Custom Metal Products of Distinction Since 1909

Historic Rehabilitation: What Does It Take?

 
Posted Mon, January 5, 2015

“History is a guide to navigation in perilous times. History is who we are and why we are the way we are.” 
–David McCullough

Restoring, preserving, rehabilitating, and reconstructing historic buildings is extremely important to our American heritage. Not only do old buildings show how architecture has evolved over the years, but buildings tell a story about the important events that humanity has experienced. For example, George Washington’s home, and the building where Oswald fired on Kennedy have both been preserved to remind us of history-altering events and people.


Image c/o MountVernon.org

 

Because historic buildings are invaluable, preserving them is no easy task. Strict standards exist to regulate the alterations of these buildings down to the very paint color. If these buildings qualify to earn a tax credit for the restorations, the parameters are even narrower. State standards, federal standards, and IRS standards all have to align in order to qualify. These standards exist to ensure that the integrity of the buildings are maintained, as well as to help contractors reach their goals.

Treatment Options

If a contractor or architect is considering a historic renovation, it is important to note that there are clear differences between the standards for preservation, restoration, rehabilitation, and reconstruction. According to the National Park Service, there are four options for treatment of historic buildings, listed from least intrusive to complete reconstruction:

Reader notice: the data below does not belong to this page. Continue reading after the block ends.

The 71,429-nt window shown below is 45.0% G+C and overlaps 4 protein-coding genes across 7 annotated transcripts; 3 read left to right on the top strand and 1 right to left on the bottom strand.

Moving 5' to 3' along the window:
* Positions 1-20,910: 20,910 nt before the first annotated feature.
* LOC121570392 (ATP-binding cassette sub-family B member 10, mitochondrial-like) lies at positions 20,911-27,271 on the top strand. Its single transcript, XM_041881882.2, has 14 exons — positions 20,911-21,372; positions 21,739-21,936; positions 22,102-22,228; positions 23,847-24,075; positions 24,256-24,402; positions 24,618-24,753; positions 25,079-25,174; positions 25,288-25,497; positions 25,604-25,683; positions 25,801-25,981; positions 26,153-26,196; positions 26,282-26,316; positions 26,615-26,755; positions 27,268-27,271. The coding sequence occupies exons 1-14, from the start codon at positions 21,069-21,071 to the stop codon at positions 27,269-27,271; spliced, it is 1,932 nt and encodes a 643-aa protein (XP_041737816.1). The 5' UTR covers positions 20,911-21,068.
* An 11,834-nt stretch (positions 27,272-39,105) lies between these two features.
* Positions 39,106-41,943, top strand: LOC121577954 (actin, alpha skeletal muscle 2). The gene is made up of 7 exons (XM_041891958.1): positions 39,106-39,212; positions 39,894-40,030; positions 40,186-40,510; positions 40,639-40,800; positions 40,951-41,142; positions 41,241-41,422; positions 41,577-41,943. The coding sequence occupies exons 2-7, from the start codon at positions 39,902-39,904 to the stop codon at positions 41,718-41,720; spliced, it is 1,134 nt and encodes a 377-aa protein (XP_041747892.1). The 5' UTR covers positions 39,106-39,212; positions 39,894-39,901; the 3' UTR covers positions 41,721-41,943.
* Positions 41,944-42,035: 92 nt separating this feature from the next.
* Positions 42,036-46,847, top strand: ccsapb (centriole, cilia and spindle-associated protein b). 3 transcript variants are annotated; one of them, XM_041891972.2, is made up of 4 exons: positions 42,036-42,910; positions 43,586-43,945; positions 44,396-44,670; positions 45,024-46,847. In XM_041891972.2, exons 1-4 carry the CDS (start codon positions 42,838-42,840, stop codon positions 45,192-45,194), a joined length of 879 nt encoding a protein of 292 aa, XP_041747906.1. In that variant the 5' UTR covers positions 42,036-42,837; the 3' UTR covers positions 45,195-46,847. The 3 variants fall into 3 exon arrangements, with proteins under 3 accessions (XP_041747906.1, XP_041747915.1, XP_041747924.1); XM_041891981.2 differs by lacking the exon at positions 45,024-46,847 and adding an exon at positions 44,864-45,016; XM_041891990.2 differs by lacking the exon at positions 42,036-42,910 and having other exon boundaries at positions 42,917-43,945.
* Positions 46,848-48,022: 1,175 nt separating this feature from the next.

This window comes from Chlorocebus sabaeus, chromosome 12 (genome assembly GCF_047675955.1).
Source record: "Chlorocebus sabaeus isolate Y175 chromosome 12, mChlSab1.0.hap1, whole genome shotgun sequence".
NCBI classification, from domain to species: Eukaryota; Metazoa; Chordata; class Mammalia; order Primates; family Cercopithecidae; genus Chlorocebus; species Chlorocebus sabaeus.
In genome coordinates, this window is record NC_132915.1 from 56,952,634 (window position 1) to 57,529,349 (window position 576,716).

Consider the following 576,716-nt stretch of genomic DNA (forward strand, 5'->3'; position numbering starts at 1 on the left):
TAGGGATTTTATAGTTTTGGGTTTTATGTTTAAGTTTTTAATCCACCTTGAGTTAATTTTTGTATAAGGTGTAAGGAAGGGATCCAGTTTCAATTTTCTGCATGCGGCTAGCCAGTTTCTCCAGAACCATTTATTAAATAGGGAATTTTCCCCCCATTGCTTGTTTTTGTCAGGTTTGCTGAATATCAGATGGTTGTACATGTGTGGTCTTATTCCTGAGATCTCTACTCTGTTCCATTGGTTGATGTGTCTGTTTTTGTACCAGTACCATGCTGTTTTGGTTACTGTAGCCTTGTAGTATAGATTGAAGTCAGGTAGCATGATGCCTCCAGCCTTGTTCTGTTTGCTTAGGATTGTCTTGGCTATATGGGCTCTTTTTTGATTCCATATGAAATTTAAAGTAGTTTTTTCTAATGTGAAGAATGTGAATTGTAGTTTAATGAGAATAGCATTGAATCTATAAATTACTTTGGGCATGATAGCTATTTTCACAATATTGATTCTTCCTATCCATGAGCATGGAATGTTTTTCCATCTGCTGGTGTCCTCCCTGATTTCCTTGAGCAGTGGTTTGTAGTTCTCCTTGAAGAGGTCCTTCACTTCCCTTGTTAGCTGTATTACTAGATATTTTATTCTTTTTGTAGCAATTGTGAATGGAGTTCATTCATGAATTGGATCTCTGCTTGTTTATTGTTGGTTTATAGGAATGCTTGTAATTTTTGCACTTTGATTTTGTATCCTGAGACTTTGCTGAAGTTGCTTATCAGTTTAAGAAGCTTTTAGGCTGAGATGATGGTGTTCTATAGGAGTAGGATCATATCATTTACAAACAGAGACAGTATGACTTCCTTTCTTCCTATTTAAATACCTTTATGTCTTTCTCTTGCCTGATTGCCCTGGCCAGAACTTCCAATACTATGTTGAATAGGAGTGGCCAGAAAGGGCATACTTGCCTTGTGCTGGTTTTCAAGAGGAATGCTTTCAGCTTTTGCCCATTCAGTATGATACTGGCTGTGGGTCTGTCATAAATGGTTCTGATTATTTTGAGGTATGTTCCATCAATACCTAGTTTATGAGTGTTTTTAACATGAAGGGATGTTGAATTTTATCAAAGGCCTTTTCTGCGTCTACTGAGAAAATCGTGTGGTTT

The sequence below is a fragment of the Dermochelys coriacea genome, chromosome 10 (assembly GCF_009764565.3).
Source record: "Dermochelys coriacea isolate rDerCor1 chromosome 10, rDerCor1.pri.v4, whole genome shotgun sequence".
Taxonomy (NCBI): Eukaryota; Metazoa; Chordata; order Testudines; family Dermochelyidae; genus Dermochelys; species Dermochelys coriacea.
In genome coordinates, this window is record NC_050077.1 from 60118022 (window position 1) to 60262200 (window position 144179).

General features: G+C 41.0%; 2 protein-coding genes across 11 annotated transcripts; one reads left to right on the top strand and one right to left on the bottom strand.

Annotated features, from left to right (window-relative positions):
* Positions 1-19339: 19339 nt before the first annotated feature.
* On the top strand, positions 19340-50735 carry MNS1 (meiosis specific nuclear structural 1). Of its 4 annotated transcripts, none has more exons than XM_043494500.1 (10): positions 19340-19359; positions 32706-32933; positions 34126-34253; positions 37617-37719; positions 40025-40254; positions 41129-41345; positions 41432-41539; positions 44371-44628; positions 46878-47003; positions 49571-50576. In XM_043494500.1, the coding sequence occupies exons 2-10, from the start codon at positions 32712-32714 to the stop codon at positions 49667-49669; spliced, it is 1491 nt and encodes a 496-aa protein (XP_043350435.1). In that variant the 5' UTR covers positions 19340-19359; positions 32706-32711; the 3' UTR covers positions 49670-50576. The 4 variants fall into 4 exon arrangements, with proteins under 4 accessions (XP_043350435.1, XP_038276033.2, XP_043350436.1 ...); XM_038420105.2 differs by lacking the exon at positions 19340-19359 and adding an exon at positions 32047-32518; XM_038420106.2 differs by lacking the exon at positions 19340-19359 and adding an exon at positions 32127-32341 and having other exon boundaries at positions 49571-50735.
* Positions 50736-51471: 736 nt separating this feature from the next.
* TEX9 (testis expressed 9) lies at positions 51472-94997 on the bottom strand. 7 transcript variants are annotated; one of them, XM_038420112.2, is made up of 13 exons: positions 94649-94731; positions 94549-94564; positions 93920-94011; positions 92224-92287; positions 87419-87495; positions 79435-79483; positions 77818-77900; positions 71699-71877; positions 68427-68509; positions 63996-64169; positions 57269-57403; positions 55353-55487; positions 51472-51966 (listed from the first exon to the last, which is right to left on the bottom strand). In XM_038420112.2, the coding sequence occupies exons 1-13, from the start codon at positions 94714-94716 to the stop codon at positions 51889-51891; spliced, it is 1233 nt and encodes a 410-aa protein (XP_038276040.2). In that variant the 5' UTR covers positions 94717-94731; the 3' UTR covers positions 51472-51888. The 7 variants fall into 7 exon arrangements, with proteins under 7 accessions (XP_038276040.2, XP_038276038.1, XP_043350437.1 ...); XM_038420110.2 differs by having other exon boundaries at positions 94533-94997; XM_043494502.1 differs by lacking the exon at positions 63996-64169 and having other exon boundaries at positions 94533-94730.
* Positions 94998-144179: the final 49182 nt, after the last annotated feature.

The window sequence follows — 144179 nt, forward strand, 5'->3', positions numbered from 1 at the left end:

Preservation requires the least amount of work of all the treatments. “Preservation focuses on the maintenance and repair of existing historic materials and retention of a property's form as it has evolved over time” (NPS). Maintenance and upgrades are the focus of preservation, and nothing is added to or subtracted from the building.

Rehabilitation is the most common treatment for historic buildings today because of its flexibility. The Beacon of Jersey City project was considered a historic rehabilitation because the goal was to restore the buildings to their original character, while adding useful spaces for modern use. “Rehabilitation acknowledges the need to alter or add to a historic property to meet continuing or changing uses while retaining the property's historic character” (NPS).

Restoration depicts a property at a particular period of time in its history, while removing evidence of other periods” (NPS). A great example of a historic restoration is the New Room at Mount Vernon.

Reconstruction occurs when a part of whole structure is completely missing, and can only be rebuilt using historic evidence. “Reconstruction re-creates vanished or non-surviving portions of a property for interpretive purposes” (NPS).

Let Us Help You Restore History

We’re proud of the work we do with architects and engineers to bring historic buildings back to life. If your firm is looking for first-rate metalwork, no matter how difficult the project, we’re eager to show you what we do. From rehabilitation to reconstruction, our metal bar grilles will complete your building.


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